Prayer: Father God, thank you for your sovereign will. Our plans shift, change, and fail, but yours remain forever. Thank you for your gift of salvation and for sending Jesus to be a banner for all the nations. This year, may Christmas be more than an American holiday, but may it be a reminder for us that you desire to save all kinds of people, from every nation. We acknowledge and believe that you alone are the world’s source of comfort and peace.

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I think Jesus may have hacked into our bank account. Somehow, he always seems to know when my wife and I are low on cash.

Now that I am a seminary student, our cash supply is often limited, and at times, nearly nonexistent. But when we reach the bottom of the barrel, we are always provided for. This has happened over and over again. God knows all along what we need, and He is always there to help.

TV and prosperity preachers give such a bad rap to the ideas of blessing and prosperity. In the guise of fancy suits and gold rings, they spout heresy. God never, never promises us a new car or a new house. Instead, God promises that Christians will face difficulty and persecution because of the evil in this world. As Jesus said in John 15:20, “If they persecuted me, they will also persecute you.” In other words, life as a Christian is difficult.

However, because extremists twist the Bible for their own purposes, the rest of the Christian faith has shied away from talking about material and physical blessing. I am not speaking about a six figure salary, but when we have six dollars left in the bank, we need to be confident and trust that God will provide. We should not be fearful of believing that. Even when we are to blame for the situation we are in, God delights in rescuing those who repent of their ways and turn to Him for help.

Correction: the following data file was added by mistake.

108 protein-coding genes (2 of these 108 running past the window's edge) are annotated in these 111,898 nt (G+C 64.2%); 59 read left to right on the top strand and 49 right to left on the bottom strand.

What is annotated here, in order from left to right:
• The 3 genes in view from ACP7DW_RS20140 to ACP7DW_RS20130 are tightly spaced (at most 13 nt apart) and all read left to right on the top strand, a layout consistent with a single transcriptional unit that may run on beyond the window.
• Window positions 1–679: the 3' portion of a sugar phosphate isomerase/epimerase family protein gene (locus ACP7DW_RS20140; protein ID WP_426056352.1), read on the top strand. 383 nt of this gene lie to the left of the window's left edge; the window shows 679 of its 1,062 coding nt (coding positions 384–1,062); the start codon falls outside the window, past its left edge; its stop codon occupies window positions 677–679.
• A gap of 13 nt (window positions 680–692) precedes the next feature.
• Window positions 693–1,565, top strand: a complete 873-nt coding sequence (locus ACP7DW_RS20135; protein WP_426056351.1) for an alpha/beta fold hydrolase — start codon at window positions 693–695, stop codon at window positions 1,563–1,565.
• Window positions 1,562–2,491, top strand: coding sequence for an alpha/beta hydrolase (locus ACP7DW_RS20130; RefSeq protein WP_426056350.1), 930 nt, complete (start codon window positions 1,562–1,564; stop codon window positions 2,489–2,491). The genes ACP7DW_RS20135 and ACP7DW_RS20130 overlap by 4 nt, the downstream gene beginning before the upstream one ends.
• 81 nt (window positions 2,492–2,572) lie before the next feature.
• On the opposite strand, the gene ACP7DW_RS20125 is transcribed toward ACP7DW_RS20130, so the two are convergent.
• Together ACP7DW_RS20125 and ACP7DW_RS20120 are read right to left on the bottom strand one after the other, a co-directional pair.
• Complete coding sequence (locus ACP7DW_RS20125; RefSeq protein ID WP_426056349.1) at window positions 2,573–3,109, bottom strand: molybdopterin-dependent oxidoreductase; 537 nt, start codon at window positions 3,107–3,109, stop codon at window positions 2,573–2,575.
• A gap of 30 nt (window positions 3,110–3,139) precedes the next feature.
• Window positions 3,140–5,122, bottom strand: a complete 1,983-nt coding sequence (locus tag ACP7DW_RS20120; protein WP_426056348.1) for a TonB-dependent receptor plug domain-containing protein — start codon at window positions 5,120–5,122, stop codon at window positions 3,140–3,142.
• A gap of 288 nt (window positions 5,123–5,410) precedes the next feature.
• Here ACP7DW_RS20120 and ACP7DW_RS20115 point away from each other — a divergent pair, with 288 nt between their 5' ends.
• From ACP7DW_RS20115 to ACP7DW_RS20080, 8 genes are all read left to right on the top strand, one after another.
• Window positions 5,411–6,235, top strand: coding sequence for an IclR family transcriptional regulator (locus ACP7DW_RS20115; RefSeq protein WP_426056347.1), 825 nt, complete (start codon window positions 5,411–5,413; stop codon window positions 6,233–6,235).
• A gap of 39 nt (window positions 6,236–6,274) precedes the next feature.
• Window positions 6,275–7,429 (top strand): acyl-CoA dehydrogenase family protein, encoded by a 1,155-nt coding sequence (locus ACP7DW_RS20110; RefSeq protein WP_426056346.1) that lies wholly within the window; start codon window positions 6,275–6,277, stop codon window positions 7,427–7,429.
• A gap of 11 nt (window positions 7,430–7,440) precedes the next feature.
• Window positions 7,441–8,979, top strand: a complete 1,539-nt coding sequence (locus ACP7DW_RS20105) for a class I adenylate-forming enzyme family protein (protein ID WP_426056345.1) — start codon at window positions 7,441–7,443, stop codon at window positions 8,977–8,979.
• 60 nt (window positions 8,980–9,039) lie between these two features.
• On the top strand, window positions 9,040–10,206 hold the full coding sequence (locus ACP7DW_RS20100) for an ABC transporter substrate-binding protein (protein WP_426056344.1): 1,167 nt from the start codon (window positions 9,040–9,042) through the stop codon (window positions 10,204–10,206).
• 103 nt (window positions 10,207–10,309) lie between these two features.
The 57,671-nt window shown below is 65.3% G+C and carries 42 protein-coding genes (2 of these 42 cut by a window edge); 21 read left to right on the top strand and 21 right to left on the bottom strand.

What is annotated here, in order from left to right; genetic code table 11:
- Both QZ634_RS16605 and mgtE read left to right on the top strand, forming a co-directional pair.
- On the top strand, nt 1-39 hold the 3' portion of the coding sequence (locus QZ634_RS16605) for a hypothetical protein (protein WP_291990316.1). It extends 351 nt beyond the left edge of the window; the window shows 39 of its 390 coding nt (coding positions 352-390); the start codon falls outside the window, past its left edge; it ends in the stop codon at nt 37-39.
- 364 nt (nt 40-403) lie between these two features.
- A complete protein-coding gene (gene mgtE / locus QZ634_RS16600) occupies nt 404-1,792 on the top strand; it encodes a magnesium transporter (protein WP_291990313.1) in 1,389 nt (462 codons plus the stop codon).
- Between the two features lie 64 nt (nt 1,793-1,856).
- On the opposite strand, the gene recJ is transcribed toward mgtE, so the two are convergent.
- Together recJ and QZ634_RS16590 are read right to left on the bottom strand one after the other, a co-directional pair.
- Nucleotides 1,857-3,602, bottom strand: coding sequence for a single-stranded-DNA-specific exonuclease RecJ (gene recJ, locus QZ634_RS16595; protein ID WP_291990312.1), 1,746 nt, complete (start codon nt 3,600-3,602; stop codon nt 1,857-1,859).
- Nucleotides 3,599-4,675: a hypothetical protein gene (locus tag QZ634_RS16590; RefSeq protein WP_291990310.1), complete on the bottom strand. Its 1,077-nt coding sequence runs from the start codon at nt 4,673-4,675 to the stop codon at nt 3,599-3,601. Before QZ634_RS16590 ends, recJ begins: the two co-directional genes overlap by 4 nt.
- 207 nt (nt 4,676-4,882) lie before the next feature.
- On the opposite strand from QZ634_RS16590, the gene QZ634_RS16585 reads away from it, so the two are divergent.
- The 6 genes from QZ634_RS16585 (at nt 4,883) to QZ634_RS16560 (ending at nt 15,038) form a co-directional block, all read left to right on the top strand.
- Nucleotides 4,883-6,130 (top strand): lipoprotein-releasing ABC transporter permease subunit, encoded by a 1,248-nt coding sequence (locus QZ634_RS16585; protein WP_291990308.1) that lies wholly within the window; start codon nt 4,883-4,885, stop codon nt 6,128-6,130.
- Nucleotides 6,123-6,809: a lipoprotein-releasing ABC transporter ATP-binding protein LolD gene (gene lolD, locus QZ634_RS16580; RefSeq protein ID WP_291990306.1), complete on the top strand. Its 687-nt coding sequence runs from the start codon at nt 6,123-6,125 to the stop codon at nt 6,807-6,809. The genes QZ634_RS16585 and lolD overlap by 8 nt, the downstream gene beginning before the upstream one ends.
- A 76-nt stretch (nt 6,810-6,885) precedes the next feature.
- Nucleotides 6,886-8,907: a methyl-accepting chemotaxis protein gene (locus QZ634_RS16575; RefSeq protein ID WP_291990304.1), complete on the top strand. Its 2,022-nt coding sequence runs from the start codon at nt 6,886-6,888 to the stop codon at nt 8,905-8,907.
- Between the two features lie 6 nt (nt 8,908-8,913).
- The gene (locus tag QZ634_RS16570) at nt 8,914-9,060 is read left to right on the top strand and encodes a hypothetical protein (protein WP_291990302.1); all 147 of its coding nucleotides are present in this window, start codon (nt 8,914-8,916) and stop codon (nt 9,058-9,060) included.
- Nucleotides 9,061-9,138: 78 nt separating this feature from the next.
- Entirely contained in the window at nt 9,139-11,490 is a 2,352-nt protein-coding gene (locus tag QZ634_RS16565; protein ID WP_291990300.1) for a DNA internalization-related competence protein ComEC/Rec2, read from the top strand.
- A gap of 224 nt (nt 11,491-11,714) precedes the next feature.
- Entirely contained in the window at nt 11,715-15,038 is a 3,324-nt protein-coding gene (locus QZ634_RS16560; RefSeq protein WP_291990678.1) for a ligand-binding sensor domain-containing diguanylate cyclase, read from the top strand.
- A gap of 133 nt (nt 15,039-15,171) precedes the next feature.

No matter what day it is, God is faithful. Not only has God promised never to flood the earth again, but He takes no delight in flooding our lives with unnecessary strife. So we can truly pray, “Give us today our daily bread,” and be assured that God will provide everything that we need to get through the day.

While the bare minimum not seem like very much, it has an added blessing in that it reminds us of heaven. We can look forward to when their will no longer be tears, fear, or the pain of hunger. Luke reminds us of Jesus’ concern for the poor and needy, as he records the words of Jesus in Luke 6:20-23:

“Blessed are you who are poor, for yours is the kingdom of God.
Blessed are you who hunger now, for you will be satisfied.
Blessed are you who weep now, for you will laugh.
Blessed are you when people hate you, exclude you, mock you, and curse you because of the Son of Man.
Rejoice in that day and leap for joy, for behold,
great is your reward in heaven…”

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A friend recently asked me to explain what a hymn is, and it is a great question. Here are a few observations. Feel free to comment and add any of your own.